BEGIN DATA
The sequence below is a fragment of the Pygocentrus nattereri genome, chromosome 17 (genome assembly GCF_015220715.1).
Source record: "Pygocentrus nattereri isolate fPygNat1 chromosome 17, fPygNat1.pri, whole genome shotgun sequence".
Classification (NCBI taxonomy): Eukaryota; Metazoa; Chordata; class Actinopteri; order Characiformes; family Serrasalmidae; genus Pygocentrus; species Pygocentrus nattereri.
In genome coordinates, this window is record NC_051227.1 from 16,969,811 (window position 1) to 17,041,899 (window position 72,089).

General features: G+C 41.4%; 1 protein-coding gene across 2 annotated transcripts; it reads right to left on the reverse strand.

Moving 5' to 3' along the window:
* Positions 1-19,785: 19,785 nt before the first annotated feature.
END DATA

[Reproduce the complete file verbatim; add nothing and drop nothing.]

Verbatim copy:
The sequence below is a fragment of the Pygocentrus nattereri genome, chromosome 17 (genome assembly GCF_015220715.1).
Source record: "Pygocentrus nattereri isolate fPygNat1 chromosome 17, fPygNat1.pri, whole genome shotgun sequence".
Classification (NCBI taxonomy): Eukaryota; Metazoa; Chordata; class Actinopteri; order Characiformes; family Serrasalmidae; genus Pygocentrus; species Pygocentrus nattereri.
In genome coordinates, this window is record NC_051227.1 from 16,969,811 (window position 1) to 17,041,899 (window position 72,089).

General features: G+C 41.4%; 1 protein-coding gene across 2 annotated transcripts; it reads right to left on the reverse strand.

Moving 5' to 3' along the window:
* Positions 1-19,785: 19,785 nt before the first annotated feature.